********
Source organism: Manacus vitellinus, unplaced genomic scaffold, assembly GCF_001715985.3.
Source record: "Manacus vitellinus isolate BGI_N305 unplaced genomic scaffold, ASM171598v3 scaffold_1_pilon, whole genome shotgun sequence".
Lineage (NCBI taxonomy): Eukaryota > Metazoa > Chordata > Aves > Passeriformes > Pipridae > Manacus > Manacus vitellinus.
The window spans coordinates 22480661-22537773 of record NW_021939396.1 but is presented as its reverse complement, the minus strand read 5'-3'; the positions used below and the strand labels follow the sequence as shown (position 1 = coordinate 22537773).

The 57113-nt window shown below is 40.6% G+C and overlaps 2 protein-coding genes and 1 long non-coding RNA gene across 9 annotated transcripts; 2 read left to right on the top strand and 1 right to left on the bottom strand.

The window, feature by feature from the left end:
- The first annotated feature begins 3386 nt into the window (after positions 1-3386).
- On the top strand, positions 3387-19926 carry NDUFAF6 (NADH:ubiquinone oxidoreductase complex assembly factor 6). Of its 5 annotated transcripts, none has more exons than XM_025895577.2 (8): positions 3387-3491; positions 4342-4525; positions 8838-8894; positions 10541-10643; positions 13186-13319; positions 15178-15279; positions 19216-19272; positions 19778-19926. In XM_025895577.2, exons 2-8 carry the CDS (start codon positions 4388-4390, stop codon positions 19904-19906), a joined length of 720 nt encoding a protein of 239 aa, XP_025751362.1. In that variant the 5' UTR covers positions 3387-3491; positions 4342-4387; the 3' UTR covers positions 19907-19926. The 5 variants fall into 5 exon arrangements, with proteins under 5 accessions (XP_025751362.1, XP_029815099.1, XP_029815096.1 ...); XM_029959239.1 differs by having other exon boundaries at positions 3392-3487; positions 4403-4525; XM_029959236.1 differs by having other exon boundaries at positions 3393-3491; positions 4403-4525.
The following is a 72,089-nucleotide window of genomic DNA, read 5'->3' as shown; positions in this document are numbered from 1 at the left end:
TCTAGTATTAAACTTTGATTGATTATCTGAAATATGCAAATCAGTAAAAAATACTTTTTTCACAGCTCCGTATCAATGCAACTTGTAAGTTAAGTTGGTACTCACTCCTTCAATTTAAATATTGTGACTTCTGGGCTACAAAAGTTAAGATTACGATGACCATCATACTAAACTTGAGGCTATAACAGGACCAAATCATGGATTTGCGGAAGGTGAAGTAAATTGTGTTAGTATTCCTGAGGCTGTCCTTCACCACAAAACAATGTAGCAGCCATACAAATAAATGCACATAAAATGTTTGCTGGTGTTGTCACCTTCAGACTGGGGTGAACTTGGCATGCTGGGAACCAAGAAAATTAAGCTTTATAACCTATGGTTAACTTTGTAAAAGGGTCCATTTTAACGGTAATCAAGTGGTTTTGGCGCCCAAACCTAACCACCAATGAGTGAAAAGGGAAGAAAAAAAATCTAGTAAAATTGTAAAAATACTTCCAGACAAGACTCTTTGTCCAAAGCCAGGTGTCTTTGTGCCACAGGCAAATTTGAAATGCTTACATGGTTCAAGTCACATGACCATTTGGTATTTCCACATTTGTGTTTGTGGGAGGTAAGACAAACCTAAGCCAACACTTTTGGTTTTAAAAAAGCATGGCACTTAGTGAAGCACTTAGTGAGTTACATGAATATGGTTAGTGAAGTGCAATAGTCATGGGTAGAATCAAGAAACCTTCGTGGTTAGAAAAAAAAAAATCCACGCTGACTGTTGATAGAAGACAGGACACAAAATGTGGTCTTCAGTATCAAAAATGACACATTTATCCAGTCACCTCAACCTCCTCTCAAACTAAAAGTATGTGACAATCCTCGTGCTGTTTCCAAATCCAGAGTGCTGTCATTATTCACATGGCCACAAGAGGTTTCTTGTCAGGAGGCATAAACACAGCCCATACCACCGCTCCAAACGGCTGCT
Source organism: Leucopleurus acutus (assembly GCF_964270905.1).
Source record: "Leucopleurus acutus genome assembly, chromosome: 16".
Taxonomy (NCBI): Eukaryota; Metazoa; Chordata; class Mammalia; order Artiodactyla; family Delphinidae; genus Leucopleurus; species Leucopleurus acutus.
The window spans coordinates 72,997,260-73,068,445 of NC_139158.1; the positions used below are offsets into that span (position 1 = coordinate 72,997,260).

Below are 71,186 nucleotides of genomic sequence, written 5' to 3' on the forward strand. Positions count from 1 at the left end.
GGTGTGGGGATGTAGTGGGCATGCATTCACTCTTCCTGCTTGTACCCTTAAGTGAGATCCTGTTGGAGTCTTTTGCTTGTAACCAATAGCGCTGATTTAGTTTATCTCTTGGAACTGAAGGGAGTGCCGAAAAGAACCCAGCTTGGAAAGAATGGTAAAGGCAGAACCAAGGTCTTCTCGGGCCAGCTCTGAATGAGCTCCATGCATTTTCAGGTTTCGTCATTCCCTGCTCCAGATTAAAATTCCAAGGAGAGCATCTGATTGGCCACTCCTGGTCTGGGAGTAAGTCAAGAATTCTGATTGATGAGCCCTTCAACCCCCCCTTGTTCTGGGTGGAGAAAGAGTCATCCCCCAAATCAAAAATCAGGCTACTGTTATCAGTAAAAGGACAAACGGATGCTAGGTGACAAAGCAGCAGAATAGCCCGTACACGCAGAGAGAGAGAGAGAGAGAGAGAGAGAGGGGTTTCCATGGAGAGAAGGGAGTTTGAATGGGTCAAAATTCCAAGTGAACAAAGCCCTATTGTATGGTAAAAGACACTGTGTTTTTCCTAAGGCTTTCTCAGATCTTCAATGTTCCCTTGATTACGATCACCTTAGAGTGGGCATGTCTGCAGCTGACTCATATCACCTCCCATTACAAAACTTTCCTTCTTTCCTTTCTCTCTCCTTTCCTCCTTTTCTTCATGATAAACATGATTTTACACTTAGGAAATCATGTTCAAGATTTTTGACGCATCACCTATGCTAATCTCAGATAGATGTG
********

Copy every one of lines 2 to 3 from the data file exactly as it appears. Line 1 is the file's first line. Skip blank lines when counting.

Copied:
Source record: "Manacus vitellinus isolate BGI_N305 unplaced genomic scaffold, ASM171598v3 scaffold_1_pilon, whole genome shotgun sequence".
Lineage (NCBI taxonomy): Eukaryota > Metazoa > Chordata > Aves > Passeriformes > Pipridae > Manacus > Manacus vitellinus.